A new report from the Economic Policy Institute (EPI) shows that two Missouri paycheck deception bills are not necessary to protect workers and they would limit the free speech and political spending of unions and organized workers, while allowing unlimited corporate spending on political causes.
Both federal and state laws already protect the political rights of private- and public-sector employees who join or are represented by unions. Paycheck deception supporters say their new bills are necessary to stop workers from being forced to pay to support a political cause they oppose, but current law already does that. S.B. 29 and H.B. 64, the bills in question, are not designed to enhance individual rights but instead make it harder for employees to authorize payroll deductions for union use—even if the uses are not political. And, the bills are designed to foster conflicts between workers and unions. Not surprisingly, the bills, supported by the U.S. Chamber of Commerce, the National Association of Manufacturers, the National Federation of Independent Business and the American Legislative Exchange Council, would do nothing to change the current legal prerogatives of corporations and their lobbyists to freely spend on politics without complying with any particular process whatsoever.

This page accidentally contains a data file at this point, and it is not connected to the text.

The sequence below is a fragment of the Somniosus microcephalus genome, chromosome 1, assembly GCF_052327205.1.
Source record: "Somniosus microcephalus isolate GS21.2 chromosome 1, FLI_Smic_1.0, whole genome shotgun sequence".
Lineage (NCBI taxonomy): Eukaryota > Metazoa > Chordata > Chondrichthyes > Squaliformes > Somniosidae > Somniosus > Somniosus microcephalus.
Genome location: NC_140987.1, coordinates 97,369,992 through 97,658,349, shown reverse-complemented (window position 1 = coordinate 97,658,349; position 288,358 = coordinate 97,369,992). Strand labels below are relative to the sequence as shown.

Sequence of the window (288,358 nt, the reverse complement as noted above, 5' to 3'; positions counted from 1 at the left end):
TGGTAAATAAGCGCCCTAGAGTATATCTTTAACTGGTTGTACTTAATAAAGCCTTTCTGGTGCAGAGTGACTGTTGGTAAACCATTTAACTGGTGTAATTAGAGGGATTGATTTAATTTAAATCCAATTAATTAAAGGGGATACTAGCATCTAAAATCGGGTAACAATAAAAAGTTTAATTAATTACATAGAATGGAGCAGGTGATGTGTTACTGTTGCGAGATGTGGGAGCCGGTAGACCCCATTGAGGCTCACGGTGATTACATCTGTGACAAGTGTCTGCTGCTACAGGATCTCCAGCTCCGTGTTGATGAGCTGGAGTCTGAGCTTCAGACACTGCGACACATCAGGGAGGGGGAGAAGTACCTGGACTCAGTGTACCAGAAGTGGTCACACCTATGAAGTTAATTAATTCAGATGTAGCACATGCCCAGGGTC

From the EPI report:
"These 'paycheck protection' proposals reflect corporate lobbies’ unabashed attempts to enact a broad corporate economic agenda by crippling the ability of workers to participate in the political process," said Gordon Lafer of the EPI. "Because the labor movement is the only vehicle through which millions of working Americans collectively pool sufficient resources—in the form of both financial contributions and organized volunteer efforts—to serve as an effective political counterweight to this agenda, eliminating union political activity promises to leave the corporate lobbies with an increasingly free hand to shape economic policy at the expense of workers."
Read the full report.